The Hackney Horse

The Hackney Horse isn't the most common of British breeds; it and the Hackney Pony are now on the Rare Breed Survival Trust's Endangered list, which means there are between 300-500 adult breeding mares left. The Hackney, like the even more endangered Cleveland Bay, has presumably lost popularity as carriage driving became a sport rather than a mode of transport.  Here's some film of when there were rather more of them about.

HACKNEY HORSES


and from the 1920s:  Princess Mary presents prizes at the National Hackney Show in Doncaster

NATIONAL HACKNEY SHOW



The Hackney Horse was descended from the Norfolk Trotter (amongst other breeds), which figures large in K M Peyton's historical duo, Small Gains and Greater Gains.  If you want to understand the fascination trotting races held, her books are an excellent place to start.

Comments

Fiona said…
Are the Haydon's still going? I seem to remmeber that they also branched out into thoroughbred breeding at their stud. I remember seeing Mrs Haydon driving a team of hackneys at the Yorkshire Show when I was about 11 years old. A stunning sight.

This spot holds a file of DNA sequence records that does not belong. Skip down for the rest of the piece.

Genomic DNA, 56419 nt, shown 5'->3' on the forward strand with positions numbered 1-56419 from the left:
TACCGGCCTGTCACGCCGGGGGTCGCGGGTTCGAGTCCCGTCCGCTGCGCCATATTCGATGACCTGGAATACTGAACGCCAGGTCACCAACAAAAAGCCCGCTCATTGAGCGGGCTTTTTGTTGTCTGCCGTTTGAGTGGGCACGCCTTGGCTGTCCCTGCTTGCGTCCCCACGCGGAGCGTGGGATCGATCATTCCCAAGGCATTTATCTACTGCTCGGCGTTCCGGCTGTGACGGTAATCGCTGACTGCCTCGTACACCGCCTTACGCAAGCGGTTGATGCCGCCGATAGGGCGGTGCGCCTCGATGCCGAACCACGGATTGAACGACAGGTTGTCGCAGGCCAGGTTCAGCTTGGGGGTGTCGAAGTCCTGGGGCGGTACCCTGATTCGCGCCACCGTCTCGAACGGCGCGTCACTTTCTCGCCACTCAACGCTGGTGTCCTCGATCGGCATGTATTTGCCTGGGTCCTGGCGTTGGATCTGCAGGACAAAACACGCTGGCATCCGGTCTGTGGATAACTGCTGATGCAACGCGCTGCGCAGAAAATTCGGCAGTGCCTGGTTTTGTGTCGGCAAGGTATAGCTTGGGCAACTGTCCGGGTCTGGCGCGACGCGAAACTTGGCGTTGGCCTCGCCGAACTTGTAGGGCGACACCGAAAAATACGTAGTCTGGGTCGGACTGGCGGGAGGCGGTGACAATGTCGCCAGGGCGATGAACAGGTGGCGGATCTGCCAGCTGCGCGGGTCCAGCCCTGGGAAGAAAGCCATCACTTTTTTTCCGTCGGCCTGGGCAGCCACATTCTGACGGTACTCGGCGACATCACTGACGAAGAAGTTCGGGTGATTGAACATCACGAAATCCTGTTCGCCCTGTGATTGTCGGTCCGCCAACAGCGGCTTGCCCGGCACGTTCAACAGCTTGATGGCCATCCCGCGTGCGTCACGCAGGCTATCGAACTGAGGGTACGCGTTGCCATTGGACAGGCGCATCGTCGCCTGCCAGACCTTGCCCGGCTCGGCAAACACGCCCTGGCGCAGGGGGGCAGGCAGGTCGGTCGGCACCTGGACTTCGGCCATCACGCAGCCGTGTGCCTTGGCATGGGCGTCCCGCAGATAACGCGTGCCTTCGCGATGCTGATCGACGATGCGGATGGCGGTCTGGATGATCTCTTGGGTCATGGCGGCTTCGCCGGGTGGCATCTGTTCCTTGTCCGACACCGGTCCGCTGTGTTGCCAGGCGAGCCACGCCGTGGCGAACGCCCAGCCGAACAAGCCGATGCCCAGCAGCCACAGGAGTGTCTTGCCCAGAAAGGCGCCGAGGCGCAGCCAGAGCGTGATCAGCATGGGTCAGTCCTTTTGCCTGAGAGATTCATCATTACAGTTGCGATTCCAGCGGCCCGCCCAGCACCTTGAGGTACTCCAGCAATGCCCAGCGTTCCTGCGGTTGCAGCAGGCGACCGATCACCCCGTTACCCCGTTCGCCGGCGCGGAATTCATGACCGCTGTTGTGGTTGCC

I only hope these breeds & the Cleveland Bay can survive our obsession with the rather dull warmblood "sporthorse".Hackneys are supposed to be good jumpers & I believe a number of show jumpers had hackney blood.
It's sad that the HIS show is mainly warmblood now.
Jane Badger said…
I don't know - I need to have a fossick around and see what I can find out. Maybe the driving breeds' time will come again if petrol keeps on being so expensive. Other than that, I can't, alas, see why they would come back, bearing in mind, as you say, the current obsession with the competition horse.

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